I have previously mentioned how shattered I was by this stage, and cannot stress too much that I really was running on empty by the time I arrived, so this was exactly what I needed.

Harbour Bridge 6On one of the days we take a stroll down to Luna Park on the north end of the bridge to catch a ferry across the harbour, during which I get these photos.

By Sydney’s standards it is apparently freezing, but given it is still nearly 20 C during the day I am loving the weather. We get excited as soon as it gets warmer than 15 C in the UK!

It is quite cold in the evenings though and leaving my coat behind in New Zealand is something I regret hugely straight away, but I’m told by the campervan office it will be with me again soon so I will just put on an extra layer until it arrives.



Another of Captain Cook’s achievements was discovering Australia, and in a similar fashion to him I will be exploring the coastline to see what I can find.

Usual backpacker haunts such as Uluru (a.k.a. Ayre’s Rock) or the outback are going to have to wait for another trip because the island is so big and I would waste far too much time getting to them and back to the coastline again.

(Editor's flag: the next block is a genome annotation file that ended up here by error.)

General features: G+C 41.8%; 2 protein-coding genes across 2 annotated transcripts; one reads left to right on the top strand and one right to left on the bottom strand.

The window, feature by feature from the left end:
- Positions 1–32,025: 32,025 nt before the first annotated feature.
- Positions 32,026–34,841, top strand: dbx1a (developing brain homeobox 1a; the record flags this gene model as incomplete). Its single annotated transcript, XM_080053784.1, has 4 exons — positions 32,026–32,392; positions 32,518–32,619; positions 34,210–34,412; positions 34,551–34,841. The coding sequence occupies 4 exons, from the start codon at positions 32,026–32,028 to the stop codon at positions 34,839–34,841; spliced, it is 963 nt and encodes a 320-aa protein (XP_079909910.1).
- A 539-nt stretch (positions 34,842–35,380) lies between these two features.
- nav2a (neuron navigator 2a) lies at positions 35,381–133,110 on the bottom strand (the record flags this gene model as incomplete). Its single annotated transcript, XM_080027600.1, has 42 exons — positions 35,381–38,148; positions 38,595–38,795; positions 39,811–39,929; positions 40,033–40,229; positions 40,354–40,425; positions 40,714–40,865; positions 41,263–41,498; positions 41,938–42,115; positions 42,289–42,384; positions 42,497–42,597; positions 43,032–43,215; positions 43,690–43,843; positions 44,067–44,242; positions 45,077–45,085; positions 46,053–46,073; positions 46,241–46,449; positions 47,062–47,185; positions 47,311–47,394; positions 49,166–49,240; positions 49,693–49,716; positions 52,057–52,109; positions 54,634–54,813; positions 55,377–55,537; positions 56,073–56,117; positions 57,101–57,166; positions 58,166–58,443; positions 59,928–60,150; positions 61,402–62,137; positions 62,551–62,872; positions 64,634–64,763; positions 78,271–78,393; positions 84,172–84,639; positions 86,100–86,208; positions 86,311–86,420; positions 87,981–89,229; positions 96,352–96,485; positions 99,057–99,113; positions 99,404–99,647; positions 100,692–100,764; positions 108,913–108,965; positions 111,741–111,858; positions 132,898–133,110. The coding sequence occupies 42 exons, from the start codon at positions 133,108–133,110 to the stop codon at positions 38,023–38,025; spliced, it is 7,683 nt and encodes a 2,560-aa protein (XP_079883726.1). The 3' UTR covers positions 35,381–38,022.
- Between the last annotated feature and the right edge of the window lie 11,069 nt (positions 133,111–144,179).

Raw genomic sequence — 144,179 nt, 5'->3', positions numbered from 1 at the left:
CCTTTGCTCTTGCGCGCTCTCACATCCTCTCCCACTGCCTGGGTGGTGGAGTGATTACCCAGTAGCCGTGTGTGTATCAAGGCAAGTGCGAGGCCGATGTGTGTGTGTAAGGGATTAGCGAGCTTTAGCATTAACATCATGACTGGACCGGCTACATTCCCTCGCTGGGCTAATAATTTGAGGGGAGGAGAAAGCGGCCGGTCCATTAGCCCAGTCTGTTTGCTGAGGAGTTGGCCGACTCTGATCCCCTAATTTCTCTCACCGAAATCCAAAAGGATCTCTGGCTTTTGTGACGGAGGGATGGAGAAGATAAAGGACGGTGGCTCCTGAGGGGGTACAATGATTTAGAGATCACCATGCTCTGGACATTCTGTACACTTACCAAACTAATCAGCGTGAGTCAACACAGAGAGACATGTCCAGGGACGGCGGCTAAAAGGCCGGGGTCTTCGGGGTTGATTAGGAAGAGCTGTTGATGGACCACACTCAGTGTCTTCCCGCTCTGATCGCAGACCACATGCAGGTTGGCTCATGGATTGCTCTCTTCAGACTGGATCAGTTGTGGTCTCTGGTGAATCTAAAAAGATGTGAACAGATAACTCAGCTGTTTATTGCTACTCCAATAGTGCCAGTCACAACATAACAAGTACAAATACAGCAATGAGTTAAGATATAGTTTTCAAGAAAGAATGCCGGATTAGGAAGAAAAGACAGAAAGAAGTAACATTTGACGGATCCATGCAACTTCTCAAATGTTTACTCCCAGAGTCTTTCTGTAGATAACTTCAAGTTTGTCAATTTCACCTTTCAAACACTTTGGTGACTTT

Australian Wildlife

To aid me on my adventures whilst here I have been sent this alternative map by one kind soul, who is aware of how concerned I am by the angry fish. How kind!

Not sure that I would do anything at all based on its guidance, but to be honest that wouldn’t be such a bad thing for a week or two. I really need to recharge my batteries so that I have the energy I will need for the second half of my travels and Australia is the only place left on my trip where that is possible.

Lions MalesMy R&R will entail Rugby and Reclining with a beer in hand as I enjoy the business end of the British and Irish Lions tour, but I also need to catch up with all the buddies I have that are now living here.

I am flying into Sydney early on a Saturday morning and am looking forward to seeing what this truly global city has to offer over the next few weeks.


Kiwi SurferAfter leaving Mount Manganui I have time to reflect on my Kiwi experience on the road across the top of north island to Auckland. I love the islands themselves but as a rule I would have to say there really isn’t much here. I have scored some great waves whilst here but have spent huge amounts of time just driving to see some of the country, and have only really scratched the surface.